(Bloomberg) -- From prison to the presidency, Brazil’s Luiz Inacio Lula da Silva has turned to one ally more than any other in moments of need: Fernando Haddad, the once and potentially future political heir he named his finance minister.

Now Brazil’s increasingly cloudy fiscal outlook is poised to put their relationship through its toughest test.

Haddad last week weakened the government’s primary 2025 budget target, a tacit admission that his plans to shore up public accounts without significant spending cuts are falling short of his lofty goals.

The timing for markets couldn’t have been worse. The change added to upheaval sparked by the Federal Reserve’s indications that US interest rates will remain higher for longer, jitters around the upcoming power transition at Brazil’s central bank, and tensions in the Middle East. The real weakened while pressure on the long-end of Brazil’s swap curve increased.

The negative reaction, investors say, was largely a result of the global tumult caused by the Fed’s renewed caution, not a loss in confidence in Haddad: Until the US starts cutting, “the market will always look at any situation as glass half-empty,” said Bruno Stuani, a director at Plural Gestao, a Sao Paulo-based investment unit of the brokerage Genial Investimentos.

But Brazilian markets performed particularly poorly amid worries that the combination of renewed fiscal concerns and international uncertainty might force the central bank to slow the pace of its own easing cycle, adding additional pressure to Latin America’s largest economy.

Lula has so far backed Haddad’s efforts to strike a delicate balance between investors who want more fiscal discipline and leftist allies — many of whom see the minister’s approach as too market-friendly — pushing to spend more. Now both groups are watching to see how the performance of the economy might shape the president’s trust in Haddad’s strategy, especially as declining approval ratings feed Lula’s desires to use spending to deliver the prosperity he promised.

Internal Battles

Haddad, who holds a Ph.D in philosophy, has always been a somewhat awkward fit in a party defined by working class politics. But Lula has long viewed him as the best-prepared of a new generation of leaders on the left, and their relationship deepened during president’s stint in prison after his 2017 corruption conviction. Haddad replaced his mentor as the party’s 2018 presidential candidate; despite his defeat, he is considered a frontrunner in the race to assume Lula’s mantle in the future.

In a cabinet marked by rivalries and public squabbling, Haddad has emerged as perhaps the only minister that truly has Lula’s ear, multiple people inside the administration said, requesting anonymity to discuss internal matters. 

A president famous for stoking debates among his advisers has tended to land on Haddad’s side during his third term: The minister has so far won battles over fuel tax subsidies, the 2024 fiscal target and the government’s overall economic strategy. He shaped Lula’s response to a recent fight over the top job at state-run oil giant Petroleo Brasileiro SA. He earned another win late last week when Petrobras’s board backed a partial payout of extraordinary dividends, settling a dispute that had roiled markets with a plan Haddad helped develop.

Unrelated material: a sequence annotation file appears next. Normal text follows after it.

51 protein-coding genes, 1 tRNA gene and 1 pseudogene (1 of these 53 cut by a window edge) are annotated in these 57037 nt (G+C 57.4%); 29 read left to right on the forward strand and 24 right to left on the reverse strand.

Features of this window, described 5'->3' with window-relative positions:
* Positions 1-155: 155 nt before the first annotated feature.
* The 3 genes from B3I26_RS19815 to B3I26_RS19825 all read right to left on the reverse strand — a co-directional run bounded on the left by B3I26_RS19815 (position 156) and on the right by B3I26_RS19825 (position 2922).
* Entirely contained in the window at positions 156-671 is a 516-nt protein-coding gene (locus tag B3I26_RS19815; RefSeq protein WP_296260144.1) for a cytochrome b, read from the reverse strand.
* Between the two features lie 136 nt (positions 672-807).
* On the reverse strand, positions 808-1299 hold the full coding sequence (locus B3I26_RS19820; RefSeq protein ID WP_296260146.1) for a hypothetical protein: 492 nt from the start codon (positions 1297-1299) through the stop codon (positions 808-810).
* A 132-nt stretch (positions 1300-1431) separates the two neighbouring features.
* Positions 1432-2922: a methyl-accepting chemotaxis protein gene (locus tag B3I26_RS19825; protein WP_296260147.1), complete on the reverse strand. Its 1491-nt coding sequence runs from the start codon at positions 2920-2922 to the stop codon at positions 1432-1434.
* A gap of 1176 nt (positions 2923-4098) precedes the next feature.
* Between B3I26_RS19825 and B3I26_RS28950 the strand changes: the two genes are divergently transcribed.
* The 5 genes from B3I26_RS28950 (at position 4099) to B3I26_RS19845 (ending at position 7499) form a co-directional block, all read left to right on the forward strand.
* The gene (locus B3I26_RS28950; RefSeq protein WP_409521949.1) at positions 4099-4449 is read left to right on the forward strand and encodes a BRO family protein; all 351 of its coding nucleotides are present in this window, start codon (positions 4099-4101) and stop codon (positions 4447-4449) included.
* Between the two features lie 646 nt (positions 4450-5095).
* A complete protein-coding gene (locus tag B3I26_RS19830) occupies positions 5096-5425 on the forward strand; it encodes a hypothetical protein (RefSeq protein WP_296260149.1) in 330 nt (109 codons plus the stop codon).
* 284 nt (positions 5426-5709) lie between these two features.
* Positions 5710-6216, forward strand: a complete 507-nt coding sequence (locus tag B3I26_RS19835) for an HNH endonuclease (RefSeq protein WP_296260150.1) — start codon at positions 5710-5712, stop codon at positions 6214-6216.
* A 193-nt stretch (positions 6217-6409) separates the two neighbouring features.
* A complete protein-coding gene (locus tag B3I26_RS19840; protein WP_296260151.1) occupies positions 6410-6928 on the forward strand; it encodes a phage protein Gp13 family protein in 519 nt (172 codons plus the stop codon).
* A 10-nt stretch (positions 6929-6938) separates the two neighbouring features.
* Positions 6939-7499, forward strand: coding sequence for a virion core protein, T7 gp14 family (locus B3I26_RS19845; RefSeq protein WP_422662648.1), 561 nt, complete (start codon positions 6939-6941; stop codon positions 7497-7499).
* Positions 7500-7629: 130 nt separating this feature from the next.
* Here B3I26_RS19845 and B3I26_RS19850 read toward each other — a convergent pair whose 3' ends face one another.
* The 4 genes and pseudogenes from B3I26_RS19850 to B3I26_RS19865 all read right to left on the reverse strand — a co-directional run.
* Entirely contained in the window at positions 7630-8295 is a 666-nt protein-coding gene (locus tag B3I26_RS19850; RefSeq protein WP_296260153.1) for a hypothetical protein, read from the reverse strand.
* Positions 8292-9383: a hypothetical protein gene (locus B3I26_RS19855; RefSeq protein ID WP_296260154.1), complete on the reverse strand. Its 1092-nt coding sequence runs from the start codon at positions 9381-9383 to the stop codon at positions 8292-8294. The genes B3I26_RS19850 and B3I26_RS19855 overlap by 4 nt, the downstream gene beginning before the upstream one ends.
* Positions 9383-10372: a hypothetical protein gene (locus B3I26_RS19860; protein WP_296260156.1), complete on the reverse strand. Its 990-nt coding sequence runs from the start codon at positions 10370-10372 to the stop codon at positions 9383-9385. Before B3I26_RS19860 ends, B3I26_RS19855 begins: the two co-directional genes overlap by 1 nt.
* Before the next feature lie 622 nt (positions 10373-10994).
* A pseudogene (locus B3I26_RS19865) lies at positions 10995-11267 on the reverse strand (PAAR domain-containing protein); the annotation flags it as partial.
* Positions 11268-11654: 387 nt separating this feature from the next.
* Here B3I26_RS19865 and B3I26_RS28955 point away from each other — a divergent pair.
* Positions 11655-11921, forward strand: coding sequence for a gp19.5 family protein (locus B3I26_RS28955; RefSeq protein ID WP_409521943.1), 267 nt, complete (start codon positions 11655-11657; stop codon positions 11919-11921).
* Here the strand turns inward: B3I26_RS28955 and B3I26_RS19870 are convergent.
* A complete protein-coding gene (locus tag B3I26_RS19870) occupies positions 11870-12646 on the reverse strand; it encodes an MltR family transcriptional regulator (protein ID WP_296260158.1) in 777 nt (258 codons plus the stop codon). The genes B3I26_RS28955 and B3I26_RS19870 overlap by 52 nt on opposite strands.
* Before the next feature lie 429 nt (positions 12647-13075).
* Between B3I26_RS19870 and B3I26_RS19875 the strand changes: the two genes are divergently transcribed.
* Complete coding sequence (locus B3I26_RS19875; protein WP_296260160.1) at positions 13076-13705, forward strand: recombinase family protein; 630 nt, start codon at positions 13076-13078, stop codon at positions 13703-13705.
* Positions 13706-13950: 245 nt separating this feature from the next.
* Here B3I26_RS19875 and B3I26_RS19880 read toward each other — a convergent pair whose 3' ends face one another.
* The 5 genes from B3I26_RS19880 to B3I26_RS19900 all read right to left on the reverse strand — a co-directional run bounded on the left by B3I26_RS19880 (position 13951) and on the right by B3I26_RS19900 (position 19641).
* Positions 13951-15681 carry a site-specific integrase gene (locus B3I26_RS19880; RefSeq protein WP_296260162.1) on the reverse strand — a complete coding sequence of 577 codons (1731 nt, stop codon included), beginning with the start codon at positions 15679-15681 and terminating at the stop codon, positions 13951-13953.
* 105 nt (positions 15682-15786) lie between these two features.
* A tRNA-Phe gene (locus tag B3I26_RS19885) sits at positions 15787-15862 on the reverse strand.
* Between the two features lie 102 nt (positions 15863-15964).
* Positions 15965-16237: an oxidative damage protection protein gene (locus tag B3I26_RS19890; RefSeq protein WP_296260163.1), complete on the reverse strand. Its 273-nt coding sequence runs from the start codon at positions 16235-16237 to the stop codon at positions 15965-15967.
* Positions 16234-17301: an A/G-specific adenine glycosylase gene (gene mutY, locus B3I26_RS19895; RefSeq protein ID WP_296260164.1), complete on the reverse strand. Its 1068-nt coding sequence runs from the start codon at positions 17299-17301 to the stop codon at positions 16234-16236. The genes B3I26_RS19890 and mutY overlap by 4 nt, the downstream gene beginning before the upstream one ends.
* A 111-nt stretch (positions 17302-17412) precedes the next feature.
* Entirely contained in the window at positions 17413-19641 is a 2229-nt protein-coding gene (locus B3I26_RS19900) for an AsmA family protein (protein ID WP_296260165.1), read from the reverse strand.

Some of his fellow ministers now view Haddad as a conduit to Lula, the people said. But others on the left have made it clear for more than a year that they see his fiscal efforts as a threat to the growth and expanded social welfare programs Lula promised.

Sluggish projections for this year have already caused Lula to ramp up pressure on Haddad to spend more to boost the economy, generating a sense among some Workers’ Party members who favor its traditional invest-to-grow approach that momentum is now on their side. The target change also intensified views among Haddad’s critics on the left that his new spending rules were a mistake. A crisis between the government and congressional leaders, meanwhile, has suddenly added to the fiscal headaches.

That has sparked concerns among investors, many of whom see Haddad as the most credible member of the government. 

But even amid the turbulence, some analysts say it is too soon to worry about a major strategic shift. Brazil may not be experiencing the boom Lula wants, but its broader economic outlook is improving: The central bank recently boosted its 2024 growth forecast, while economists it surveys weekly have revised their estimates upward nine consecutive times. 

“At the end of the day, we are in a scenario where growth is still surprising to the upside,” said Christopher Garman, a managing director at the Eurasia Group. “So there is no panic in the presidential palace.”

--With assistance from Josue Leonel.

©2024 Bloomberg L.P.